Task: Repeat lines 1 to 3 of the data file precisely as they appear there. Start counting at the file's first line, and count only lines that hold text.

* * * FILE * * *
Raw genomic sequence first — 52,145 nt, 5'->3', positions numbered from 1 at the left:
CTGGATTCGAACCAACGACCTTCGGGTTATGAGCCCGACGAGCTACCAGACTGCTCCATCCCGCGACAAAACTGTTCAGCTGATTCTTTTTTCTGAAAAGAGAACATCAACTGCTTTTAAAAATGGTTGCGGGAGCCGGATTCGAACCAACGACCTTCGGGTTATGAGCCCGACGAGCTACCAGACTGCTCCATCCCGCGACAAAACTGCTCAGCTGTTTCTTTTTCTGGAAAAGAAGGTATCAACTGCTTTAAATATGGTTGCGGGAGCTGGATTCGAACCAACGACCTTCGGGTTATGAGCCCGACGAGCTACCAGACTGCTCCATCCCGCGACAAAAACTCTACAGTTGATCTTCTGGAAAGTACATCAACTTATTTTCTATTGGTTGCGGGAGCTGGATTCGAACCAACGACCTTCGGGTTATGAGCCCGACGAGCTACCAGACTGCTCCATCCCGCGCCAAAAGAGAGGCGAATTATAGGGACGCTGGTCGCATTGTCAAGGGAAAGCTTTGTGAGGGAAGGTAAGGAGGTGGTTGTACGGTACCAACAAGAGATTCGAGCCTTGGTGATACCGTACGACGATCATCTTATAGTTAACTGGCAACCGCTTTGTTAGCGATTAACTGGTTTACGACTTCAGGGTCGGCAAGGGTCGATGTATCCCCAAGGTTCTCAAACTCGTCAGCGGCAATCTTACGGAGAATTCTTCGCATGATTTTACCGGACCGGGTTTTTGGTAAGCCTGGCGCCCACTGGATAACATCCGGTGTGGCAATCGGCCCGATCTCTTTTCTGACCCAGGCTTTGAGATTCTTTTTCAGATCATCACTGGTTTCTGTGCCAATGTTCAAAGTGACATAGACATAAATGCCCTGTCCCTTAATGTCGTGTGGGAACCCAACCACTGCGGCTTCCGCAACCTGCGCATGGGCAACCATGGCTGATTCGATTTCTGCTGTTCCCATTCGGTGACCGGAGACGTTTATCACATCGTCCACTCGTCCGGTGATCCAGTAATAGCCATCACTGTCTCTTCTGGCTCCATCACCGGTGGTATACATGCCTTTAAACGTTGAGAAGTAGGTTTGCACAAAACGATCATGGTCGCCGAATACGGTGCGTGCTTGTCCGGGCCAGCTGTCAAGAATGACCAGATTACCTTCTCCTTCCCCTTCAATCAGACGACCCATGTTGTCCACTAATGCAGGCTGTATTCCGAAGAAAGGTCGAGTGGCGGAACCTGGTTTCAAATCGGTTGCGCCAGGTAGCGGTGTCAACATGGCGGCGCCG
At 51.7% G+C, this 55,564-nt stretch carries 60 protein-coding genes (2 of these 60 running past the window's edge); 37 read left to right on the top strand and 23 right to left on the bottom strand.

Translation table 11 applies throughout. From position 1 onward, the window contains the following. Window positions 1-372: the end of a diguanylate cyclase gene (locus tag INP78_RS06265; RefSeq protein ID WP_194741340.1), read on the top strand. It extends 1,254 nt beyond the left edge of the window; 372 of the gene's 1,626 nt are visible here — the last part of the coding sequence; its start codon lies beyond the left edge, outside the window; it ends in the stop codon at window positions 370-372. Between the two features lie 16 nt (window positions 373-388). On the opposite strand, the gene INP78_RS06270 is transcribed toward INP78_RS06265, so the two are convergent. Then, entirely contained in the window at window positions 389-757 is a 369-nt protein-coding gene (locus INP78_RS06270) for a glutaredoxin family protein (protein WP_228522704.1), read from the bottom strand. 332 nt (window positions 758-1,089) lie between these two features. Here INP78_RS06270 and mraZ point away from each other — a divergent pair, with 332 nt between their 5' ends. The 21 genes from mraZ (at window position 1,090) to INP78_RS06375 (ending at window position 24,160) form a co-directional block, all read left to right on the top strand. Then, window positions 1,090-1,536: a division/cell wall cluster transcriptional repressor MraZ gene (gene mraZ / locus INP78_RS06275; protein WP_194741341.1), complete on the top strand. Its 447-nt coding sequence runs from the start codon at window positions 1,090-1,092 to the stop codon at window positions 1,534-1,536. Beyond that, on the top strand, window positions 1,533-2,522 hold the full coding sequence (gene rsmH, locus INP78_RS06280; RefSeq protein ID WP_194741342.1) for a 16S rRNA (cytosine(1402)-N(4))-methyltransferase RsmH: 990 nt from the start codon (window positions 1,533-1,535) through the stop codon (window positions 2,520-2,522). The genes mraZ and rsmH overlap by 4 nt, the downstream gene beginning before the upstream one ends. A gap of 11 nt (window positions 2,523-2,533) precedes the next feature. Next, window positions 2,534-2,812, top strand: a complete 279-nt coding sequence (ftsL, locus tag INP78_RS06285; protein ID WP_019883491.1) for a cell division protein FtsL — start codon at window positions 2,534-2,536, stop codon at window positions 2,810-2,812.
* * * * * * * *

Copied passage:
Raw genomic sequence first — 52,145 nt, 5'->3', positions numbered from 1 at the left:
CTGGATTCGAACCAACGACCTTCGGGTTATGAGCCCGACGAGCTACCAGACTGCTCCATCCCGCGACAAAACTGTTCAGCTGATTCTTTTTTCTGAAAAGAGAACATCAACTGCTTTTAAAAATGGTTGCGGGAGCCGGATTCGAACCAACGACCTTCGGGTTATGAGCCCGACGAGCTACCAGACTGCTCCATCCCGCGACAAAACTGCTCAGCTGTTTCTTTTTCTGGAAAAGAAGGTATCAACTGCTTTAAATATGGTTGCGGGAGCTGGATTCGAACCAACGACCTTCGGGTTATGAGCCCGACGAGCTACCAGACTGCTCCATCCCGCGACAAAAACTCTACAGTTGATCTTCTGGAAAGTACATCAACTTATTTTCTATTGGTTGCGGGAGCTGGATTCGAACCAACGACCTTCGGGTTATGAGCCCGACGAGCTACCAGACTGCTCCATCCCGCGCCAAAAGAGAGGCGAATTATAGGGACGCTGGTCGCATTGTCAAGGGAAAGCTTTGTGAGGGAAGGTAAGGAGGTGGTTGTACGGTACCAACAAGAGATTCGAGCCTTGGTGATACCGTACGACGATCATCTTATAGTTAACTGGCAACCGCTTTGTTAGCGATTAACTGGTTTACGACTTCAGGGTCGGCAAGGGTCGATGTATCCCCAAGGTTCTCAAACTCGTCAGCGGCAATCTTACGGAGAATTCTTCGCATGATTTTACCGGACCGGGTTTTTGGTAAGCCTGGCGCCCACTGGATAACATCCGGTGTGGCAATCGGCCCGATCTCTTTTCTGACCCAGGCTTTGAGATTCTTTTTCAGATCATCACTGGTTTCTGTGCCAATGTTCAAAGTGACATAGACATAAATGCCCTGTCCCTTAATGTCGTGTGGGAACCCAACCACTGCGGCTTCCGCAACCTGCGCATGGGCAACCATGGCTGATTCGATTTCTGCTGTTCCCATTCGGTGACCGGAGACGTTTATCACATCGTCCACTCGTCCGGTGATCCAGTAATAGCCATCACTGTCTCTTCTGGCTCCATCACCGGTGGTATACATGCCTTTAAACGTTGAGAAGTAGGTTTGCACAAAACGATCATGGTCGCCGAATACGGTGCGTGCTTGTCCGGGCCAGCTGTCAAGAATGACCAGATTACCTTCTCCTTCCCCTTCAATCAGACGACCCATGTTGTCCACTAATGCAGGCTGTATTCCGAAGAAAGGTCGAGTGGCGGAACCTGGTTTCAAATCGGTTGCGCCAGGTAGCGGTGTCAACATGGCGGCGCCG
At 51.7% G+C, this 55,564-nt stretch carries 60 protein-coding genes (2 of these 60 running past the window's edge); 37 read left to right on the top strand and 23 right to left on the bottom strand.